On January 24th the Detroit Tigers traded Armando Galarraga to the Arizona Diamondbacks for a couple of low level prospects.  This is a risky move that officially ends the Tigers‘ rollercoaster relationship with the occasionally talented, soft-throwing righthander best known as the poster boy for good sportsmanship following Jim Joyce’s blown call on his almost perfect game last summer. 

He and Joyce were a great story about forgiveness and understanding in a sports world that is flooded with too many bad stories and will be an answer to trivia questions for years to come.  Apparently he’s not Dave Dombrowski’s answer to the Tigers pitching questions.

Galarraga was acquired from the Rangers prior to the 2008 season and burst onto the scene with a solid rookie campaign for a very disappointing Tigers team.  He finished with 13 wins, a sub four ERA and a fifth place finish in the AL rookie of the year voting.

He regressed greatly in 2009, eventually losing his spot in the rotation.  In 2010, he stepped back into the rotation when Rick Porcello, Jeremy Bonderman and Dontrelle Willis all struggled as starters.  Although he was far from great, Galarraga was an adequate fifth starter who was on the wrong side of several pitching duels.  He finished the season with a 4.49 ERA but only 4 wins.

Going into the season the Tigers rotation will be Justin Verlander, Max Scherzer, Rick Porcello, Phil Coke and Brad Penny.  Justin Verlander is a sure thing and I’m going to go out on a limb and say Scherzer turned the corner as a quality #2.  However, the other three all bring question marks.  Rick Porcello struggled mightily the majority of last year before finally hitting a groove over his last ten or so starts, Phil Coke is a valuable bullpen guy being transitioned back into a starter, his role coming up in the Yankees system and Brad Penny is coming off a back injury that kept him out of nearly the entire 2010 season.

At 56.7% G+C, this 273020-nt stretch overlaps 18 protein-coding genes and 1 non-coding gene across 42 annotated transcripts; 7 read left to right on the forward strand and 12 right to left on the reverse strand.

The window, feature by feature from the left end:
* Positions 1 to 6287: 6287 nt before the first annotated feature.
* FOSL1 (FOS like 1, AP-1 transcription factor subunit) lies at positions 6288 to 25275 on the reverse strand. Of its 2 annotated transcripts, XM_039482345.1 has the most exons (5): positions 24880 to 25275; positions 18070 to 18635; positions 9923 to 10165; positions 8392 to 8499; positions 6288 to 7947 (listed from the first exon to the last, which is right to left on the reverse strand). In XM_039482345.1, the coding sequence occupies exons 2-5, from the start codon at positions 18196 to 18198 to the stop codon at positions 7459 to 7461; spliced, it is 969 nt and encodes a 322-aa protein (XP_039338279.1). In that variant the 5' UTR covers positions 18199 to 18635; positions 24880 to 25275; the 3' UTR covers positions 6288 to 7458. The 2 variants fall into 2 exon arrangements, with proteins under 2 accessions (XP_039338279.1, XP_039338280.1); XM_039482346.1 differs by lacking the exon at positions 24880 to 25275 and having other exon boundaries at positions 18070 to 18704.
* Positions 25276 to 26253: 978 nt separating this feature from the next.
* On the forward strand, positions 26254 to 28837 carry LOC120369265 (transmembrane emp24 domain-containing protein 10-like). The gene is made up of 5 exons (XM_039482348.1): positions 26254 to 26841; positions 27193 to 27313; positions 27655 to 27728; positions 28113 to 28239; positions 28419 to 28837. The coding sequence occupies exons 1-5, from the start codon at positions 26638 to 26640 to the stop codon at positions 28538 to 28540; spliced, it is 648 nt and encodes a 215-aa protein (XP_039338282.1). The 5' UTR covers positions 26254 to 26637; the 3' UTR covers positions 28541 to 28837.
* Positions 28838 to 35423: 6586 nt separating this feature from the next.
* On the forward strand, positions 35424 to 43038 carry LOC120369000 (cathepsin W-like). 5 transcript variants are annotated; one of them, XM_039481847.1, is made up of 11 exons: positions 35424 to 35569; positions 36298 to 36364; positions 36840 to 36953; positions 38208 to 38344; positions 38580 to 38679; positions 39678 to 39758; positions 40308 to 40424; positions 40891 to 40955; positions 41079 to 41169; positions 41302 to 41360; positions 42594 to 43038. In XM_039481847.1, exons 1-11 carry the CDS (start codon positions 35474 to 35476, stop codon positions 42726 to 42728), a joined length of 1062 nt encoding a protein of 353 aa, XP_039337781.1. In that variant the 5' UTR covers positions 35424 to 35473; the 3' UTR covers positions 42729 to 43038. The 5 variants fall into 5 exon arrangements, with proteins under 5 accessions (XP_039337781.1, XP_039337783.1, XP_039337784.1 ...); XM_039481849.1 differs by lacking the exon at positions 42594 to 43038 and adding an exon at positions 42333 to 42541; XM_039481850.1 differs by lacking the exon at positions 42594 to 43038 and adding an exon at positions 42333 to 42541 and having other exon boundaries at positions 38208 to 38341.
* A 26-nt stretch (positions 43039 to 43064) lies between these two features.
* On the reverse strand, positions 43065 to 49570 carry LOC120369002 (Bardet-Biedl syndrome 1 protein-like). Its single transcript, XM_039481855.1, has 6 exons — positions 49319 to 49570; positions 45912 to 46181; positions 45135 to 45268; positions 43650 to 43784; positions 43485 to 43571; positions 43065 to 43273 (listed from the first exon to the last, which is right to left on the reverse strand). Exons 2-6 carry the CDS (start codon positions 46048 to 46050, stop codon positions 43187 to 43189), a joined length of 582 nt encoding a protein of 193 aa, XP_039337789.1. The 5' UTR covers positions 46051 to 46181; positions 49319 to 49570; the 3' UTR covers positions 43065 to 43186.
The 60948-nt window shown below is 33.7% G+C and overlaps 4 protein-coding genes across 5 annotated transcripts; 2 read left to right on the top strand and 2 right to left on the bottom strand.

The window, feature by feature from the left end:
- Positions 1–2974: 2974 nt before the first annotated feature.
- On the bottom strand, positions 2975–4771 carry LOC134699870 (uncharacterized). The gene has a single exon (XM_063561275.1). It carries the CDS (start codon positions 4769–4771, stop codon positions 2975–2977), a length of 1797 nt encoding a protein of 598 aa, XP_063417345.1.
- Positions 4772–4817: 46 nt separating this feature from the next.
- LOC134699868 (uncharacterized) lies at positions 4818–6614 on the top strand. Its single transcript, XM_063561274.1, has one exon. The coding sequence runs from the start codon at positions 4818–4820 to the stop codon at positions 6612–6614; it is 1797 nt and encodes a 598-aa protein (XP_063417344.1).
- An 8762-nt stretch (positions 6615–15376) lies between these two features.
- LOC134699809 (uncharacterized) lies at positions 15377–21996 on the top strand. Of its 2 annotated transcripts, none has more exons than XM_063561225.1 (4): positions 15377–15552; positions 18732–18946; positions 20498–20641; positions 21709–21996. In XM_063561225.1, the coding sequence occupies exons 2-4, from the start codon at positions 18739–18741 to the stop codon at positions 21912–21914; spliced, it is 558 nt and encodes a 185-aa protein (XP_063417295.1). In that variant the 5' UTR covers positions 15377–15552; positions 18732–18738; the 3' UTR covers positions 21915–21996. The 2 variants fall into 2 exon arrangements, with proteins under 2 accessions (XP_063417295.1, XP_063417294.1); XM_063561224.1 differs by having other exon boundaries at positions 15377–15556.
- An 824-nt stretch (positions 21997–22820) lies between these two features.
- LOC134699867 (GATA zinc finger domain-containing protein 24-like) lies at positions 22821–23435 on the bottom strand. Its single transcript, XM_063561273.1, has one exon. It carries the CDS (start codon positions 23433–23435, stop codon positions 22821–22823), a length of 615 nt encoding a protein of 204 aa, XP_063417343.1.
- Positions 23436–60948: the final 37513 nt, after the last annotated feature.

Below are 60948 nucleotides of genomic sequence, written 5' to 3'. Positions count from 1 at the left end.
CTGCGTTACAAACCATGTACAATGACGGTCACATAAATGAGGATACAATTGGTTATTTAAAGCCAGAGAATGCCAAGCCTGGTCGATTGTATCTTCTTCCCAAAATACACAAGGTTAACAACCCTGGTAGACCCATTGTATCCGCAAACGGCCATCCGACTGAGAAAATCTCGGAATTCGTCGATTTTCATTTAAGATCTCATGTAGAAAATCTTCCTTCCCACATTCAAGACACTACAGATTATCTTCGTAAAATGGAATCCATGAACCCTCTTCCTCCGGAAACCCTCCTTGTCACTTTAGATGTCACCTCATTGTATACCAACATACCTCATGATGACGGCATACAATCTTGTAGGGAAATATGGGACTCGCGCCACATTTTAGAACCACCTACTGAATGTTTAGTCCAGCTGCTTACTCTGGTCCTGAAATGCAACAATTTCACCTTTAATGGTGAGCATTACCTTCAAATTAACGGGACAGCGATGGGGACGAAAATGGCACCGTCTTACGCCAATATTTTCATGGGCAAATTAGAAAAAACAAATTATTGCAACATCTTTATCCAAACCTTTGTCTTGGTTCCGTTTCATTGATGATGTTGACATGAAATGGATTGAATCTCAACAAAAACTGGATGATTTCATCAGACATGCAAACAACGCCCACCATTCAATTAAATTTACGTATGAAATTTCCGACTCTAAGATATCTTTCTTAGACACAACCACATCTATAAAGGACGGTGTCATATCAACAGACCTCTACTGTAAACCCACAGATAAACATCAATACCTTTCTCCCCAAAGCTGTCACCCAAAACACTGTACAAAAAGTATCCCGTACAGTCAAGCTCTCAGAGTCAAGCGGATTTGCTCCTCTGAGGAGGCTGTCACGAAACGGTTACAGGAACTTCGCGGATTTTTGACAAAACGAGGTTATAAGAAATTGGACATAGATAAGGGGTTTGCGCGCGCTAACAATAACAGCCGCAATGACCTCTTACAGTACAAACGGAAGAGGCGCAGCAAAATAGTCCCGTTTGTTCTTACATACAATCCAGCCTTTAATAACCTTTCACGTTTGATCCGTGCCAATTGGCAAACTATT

If all three of those guys pan out, keep your October open because the Tigers are going to the playoffs.  Conventional wisdom will likely prevail, though, and at least one of those guys won’t last in the rotation.  Porcello will continue to regress, Coke will flame out as a starter or Penny will fulfill his durability concerns.  Even if they all pitch well, there will be injuries or skipped starts that will require a 6th starter.  Additionally, the Tigers two most effective long relievers (Eddie Bonine and Zach Miner) the last two seasons were lost in free agency so that role is needed as well.

In my opinion, Galarraga would have been perfect for a long relief/emergency starter role. At the very least, Galarraga has proven to be a capable end of the rotation guy who can give you innings.  In 2010 he only let up more than 5 earned runs in 2 of 24 starts and only went less than five innings in seven of his starts.  With the Tigers improved offense, I could see the Detroit scoring more than five runs on a lot of occasions and they just need an emergency guy who can keep them in games.  With this move, the Tigers lost a lot of insurance.

Currently, the contingency plan would be one of the Tigers heralded young arms: Jacob Turner, Andrew Oliver or, to a lesser extent, Charlie Furbush.  There is no evidence that any of these three is ready to contribute this year.  Oliver looked lost in his brief stint with the Tigers last season, Turner has only one season of pro experience and Furbush has only been a middle tier prospect.

Dombrowski and Leyland don’t see Galarraga as a long relief candidate so it appears their answer could be another dose of Bondermania as a minor league deal for the righthander might be a possibility.  The fact that Bonderman has had no offers and little interest and the fact that the Tigers had supposedly high interest in Galarraga, further points to the fact that trading Galarraga was a bad move. 

I’m not saying that Armando Galarraga is a Cy Young candidate, but for a team with a  high scoring offense, he’s capable enough to give them a shot in most starts.  Unless there is something behind the curtains with the relationship between Galarraga and the front office, this move makes little sense to me.  I hope the starters all pan out and this move becomes a blip on the season’s transactions, but I don’t see that happening and I believe that Dombrowski, Leyland and company will regret this move in the long run.

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